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I used to feel a lot of anxiety about what I wore.
It seemed strange—I had been in the fashion industry well over two decades at that point. I had been a buyer for many of Australia’s leading fashion retailers and was a judge on “Project Runway Australia.”
Yet, I still felt the all too common insecurities about what to wear.
I used to nervously wonder, is it just me who feels this?
Yet, the results of a survey of 2,000 women, published in the Daily Mail in 2015, reported that the average woman spends five months of her working life choosing what to wear! They also reported that 45 percent of women find deciding what to wear stressful.
It’s pretty clear, I wasn’t alone. And I was puzzled: I knew how to put an outfit together, yet getting dressed could still be an ordeal.
So, I got curious. Why do I feel so indecisive?
I discovered that the dysfunctional thought patterns that play out in our lives also wreak havoc on our wardrobe.
For me, lo and behold, this particular pattern was the “pleaser.”
As a kid I had taken on the role as “pleaser” in my family. Growing up in a fairly chaotic home environment, with five of us born in seven years, I really disliked feeling unsafe when my siblings or parents would argue. It created such inner tension for me and I would do anything to alleviate it.
Very early on in life, I conjured up in my mind a strategy that saw me trying to keep everyone happy. I developed a strong empathic streak that allowed me to read others, and I went into action trying to please them.
Fast-forward into my 40s and one day, I am standing in front of the mirror getting dressed, and I hear this quiet inner voice that says, “You can’t wear that, they will think you disrespect them.”
What? Disrespect them? Puzzled, I wondered what that meant.
As a keen meditator and mindfulness practitioner, I had become alert to the voices in my head and was especially interested in this one.
As I inquired more, I realised that I had spent most of my life dressing primarily for others, rather than myself. I believed, somewhere deep inside me, that I needed to please them and look “perfect,” or they would see me as being disrespectful toward them, and that would feel unsafe. When I traced this pattern back, it was steeped in my need to please as a child.
It was such a disempowering pattern.
I used to think about what others would think of me and how they would receive me, more so than how I felt in what I was wearing. And it knocked my confidence. A lot.
Yet, to be honest, until I was awake to this pattern in my wardrobe, I didn’t realise just how much it had been holding me back—in the whole of my life—from living as the real me and loving who I am.
It was my own personal take on a common pattern I see in women as they dress to gain acceptance and approval from others. This distorts their own style and their overarching connection with themselves, both in the wardrobe and beyond. (I am under no illusion that men may do this also, but I work with women primarily.)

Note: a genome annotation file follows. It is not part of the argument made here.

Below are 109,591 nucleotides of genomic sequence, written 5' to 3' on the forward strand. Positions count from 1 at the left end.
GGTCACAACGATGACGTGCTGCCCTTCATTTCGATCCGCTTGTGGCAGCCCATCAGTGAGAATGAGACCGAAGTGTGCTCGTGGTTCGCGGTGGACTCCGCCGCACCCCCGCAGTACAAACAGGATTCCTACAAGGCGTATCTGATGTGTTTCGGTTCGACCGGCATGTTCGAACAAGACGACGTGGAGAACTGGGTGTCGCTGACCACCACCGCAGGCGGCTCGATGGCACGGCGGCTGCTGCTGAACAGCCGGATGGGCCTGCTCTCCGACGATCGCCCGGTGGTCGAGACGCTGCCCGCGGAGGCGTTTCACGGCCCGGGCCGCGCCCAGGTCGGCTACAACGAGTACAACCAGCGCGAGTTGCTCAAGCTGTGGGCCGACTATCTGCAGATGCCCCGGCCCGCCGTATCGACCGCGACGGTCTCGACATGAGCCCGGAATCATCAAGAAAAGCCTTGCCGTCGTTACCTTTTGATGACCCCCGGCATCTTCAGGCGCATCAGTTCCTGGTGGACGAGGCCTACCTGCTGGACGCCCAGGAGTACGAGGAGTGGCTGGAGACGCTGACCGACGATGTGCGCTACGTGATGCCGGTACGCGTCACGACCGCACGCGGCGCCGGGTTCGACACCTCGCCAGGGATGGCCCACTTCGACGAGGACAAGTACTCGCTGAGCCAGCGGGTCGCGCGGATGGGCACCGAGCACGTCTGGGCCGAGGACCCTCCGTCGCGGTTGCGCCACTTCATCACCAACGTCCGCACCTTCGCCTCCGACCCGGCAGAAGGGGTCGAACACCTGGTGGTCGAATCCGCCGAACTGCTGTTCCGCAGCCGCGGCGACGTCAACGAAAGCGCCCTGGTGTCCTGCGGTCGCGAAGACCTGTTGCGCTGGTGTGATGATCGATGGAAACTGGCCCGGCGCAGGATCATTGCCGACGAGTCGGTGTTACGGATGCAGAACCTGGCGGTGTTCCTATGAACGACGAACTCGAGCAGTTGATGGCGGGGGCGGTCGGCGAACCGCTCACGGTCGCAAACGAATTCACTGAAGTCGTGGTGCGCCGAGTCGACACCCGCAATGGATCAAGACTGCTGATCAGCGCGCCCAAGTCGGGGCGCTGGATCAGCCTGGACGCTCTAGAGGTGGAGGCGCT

We so often think that what we wear is a superficial part of life.
But getting dressed is as spiritual as anything else in our daily lives; how we approach it will dictate whether we use it as a function to come home to ourselves, or disconnect from ourselves.
When it comes to our wardrobes, we tend to think we are making conscious choices in what we wear, yet my experience working with clients tells me most of our style choices are unconscious, driven by our mindsets and belief patterns that govern the relationship we have with ourselves. This means we might be hiding who we really are!
My desire to please others with my wardrobe, rather than wear what really felt right for me, was costing me my own style, my confidence, and the ability to show up fully in my life!
I went to my wardrobe and started by asking the following questions:
Which pieces really light me up? Which are my favourites, regardless of whether I wear them or not?
I then looked for themes.
*A word of caution in doing this:
Often, we may think we love a piece of clothing because we get great feedback from others. If this is the case, it’s possible that we may be playing out an unconscious pattern.
Or, we may choose pieces that we wear every day because they seem “easy,” not because they bring us joy—this may indicate we are ignoring our true desire, or maybe we feel stuck somewhere in our life.
Or, we may think something is a favourite because it is “comfortable.” This may indicate that we are resistant to change and attached to comfort in our life, which may inhibit our courage to grow beyond our comfort zones.
Once I had selected and interrogated my favourites, I looked at the pile of clothes on my bed and saw what themes were running through these pieces: elegant, sensual, and playful. I call these my style essences. They are different for all of us. Some clients have combinations such as sexy, unique, and sophisticated, or mischievous, sleek, and integrated (masculine and feminine).
Instead of dressing from my head these days, I now feel into my style essences and put them into every outfit; I feel so deliciously aligned with me. (And crazily, it’s worth noting that I get more compliments than before!)
I now rarely think about how others will view my outfits, and instead, I listen to myself and truly rejoice and celebrate who I am. It’s like I have been plugged into an electrical socket and boom! There I am in my fullness, my light, and in relationship with a deep inner connection and confidence within, that goes way beyond the wardrobe.
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